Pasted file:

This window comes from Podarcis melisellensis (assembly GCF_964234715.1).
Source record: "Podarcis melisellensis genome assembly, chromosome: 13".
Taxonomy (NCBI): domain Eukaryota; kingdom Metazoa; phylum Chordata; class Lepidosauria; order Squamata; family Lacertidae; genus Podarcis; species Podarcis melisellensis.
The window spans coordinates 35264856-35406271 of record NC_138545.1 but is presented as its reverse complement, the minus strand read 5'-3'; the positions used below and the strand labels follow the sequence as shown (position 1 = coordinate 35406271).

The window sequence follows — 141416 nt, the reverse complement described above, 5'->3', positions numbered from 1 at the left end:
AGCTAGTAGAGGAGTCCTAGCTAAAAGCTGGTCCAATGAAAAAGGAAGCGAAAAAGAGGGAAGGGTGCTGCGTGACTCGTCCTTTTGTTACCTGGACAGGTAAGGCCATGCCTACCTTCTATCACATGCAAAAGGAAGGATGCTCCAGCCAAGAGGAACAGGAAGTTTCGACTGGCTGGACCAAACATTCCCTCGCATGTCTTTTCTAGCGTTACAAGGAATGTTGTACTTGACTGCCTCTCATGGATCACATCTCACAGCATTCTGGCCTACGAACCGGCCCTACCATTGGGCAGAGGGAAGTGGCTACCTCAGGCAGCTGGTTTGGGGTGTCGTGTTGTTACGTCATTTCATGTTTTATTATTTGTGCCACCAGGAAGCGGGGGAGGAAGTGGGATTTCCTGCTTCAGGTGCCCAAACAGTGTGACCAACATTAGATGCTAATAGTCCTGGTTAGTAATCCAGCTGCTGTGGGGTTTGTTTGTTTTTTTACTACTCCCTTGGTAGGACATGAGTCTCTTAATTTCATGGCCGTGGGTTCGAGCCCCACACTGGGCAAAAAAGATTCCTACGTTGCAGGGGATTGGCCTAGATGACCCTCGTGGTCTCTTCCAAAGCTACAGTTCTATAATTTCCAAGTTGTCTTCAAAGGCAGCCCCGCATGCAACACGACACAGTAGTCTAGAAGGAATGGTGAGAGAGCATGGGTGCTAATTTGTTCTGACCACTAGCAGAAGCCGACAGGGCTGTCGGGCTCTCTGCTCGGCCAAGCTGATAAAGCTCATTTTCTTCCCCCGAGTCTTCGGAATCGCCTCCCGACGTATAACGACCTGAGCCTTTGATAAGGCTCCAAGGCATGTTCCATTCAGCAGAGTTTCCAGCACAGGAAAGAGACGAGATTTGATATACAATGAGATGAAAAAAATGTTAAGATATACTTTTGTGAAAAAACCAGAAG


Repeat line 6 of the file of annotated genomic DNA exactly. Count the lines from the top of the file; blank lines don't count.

AGCTAGTAGAGGAGTCCTAGCTAAAAGCTGGTCCAATGAAAAAGGAAGCGAAAAAGAGGGAAGGGTGCTGCGTGACTCGTCCTTTTGTTACCTGGACAGGTAAGGCCATGCCTACCTTCTATCACATGCAAAAGGAAGGATGCTCCAGCCAAGAGGAACAGGAAGTTTCGACTGGCTGGACCAAACATTCCCTCGCATGTCTTTTCTAGCGTTACAAGGAATGTTGTACTTGACTGCCTCTCATGGATCACATCTCACAGCATTCTGGCCTACGAACCGGCCCTACCATTGGGCAGAGGGAAGTGGCTACCTCAGGCAGCTGGTTTGGGGTGTCGTGTTGTTACGTCATTTCATGTTTTATTATTTGTGCCACCAGGAAGCGGGGGAGGAAGTGGGATTTCCTGCTTCAGGTGCCCAAACAGTGTGACCAACATTAGATGCTAATAGTCCTGGTTAGTAATCCAGCTGCTGTGGGGTTTGTTTGTTTTTTTACTACTCCCTTGGTAGGACATGAGTCTCTTAATTTCATGGCCGTGGGTTCGAGCCCCACACTGGGCAAAAAAGATTCCTACGTTGCAGGGGATTGGCCTAGATGACCCTCGTGGTCTCTTCCAAAGCTACAGTTCTATAATTTCCAAGTTGTCTTCAAAGGCAGCCCCGCATGCAACACGACACAGTAGTCTAGAAGGAATGGTGAGAGAGCATGGGTGCTAATTTGTTCTGACCACTAGCAGAAGCCGACAGGGCTGTCGGGCTCTCTGCTCGGCCAAGCTGATAAAGCTCATTTTCTTCCCCCGAGTCTTCGGAATCGCCTCCCGACGTATAACGACCTGAGCCTTTGATAAGGCTCCAAGGCATGTTCCATTCAGCAGAGTTTCCAGCACAGGAAAGAGACGAGATTTGATATACAATGAGATGAAAAAAATGTTAAGATATACTTTTGTGAAAAAACCAGAAG